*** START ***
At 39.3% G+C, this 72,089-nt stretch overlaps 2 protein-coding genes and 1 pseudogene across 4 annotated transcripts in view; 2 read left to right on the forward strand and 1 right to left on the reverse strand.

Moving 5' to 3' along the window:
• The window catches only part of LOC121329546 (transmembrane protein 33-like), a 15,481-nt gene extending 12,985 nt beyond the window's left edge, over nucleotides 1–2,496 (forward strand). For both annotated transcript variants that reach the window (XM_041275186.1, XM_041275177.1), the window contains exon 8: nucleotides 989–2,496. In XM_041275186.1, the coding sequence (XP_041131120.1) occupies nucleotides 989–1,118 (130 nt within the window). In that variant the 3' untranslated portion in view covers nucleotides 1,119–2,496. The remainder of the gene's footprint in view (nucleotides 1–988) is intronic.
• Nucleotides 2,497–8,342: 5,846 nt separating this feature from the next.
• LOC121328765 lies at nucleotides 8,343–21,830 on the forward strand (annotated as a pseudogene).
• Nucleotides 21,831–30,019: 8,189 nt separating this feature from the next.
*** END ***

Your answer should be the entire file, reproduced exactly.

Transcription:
At 39.3% G+C, this 72,089-nt stretch overlaps 2 protein-coding genes and 1 pseudogene across 4 annotated transcripts in view; 2 read left to right on the forward strand and 1 right to left on the reverse strand.

Moving 5' to 3' along the window:
• The window catches only part of LOC121329546 (transmembrane protein 33-like), a 15,481-nt gene extending 12,985 nt beyond the window's left edge, over nucleotides 1–2,496 (forward strand). For both annotated transcript variants that reach the window (XM_041275186.1, XM_041275177.1), the window contains exon 8: nucleotides 989–2,496. In XM_041275186.1, the coding sequence (XP_041131120.1) occupies nucleotides 989–1,118 (130 nt within the window). In that variant the 3' untranslated portion in view covers nucleotides 1,119–2,496. The remainder of the gene's footprint in view (nucleotides 1–988) is intronic.
• Nucleotides 2,497–8,342: 5,846 nt separating this feature from the next.
• LOC121328765 lies at nucleotides 8,343–21,830 on the forward strand (annotated as a pseudogene).
• Nucleotides 21,831–30,019: 8,189 nt separating this feature from the next.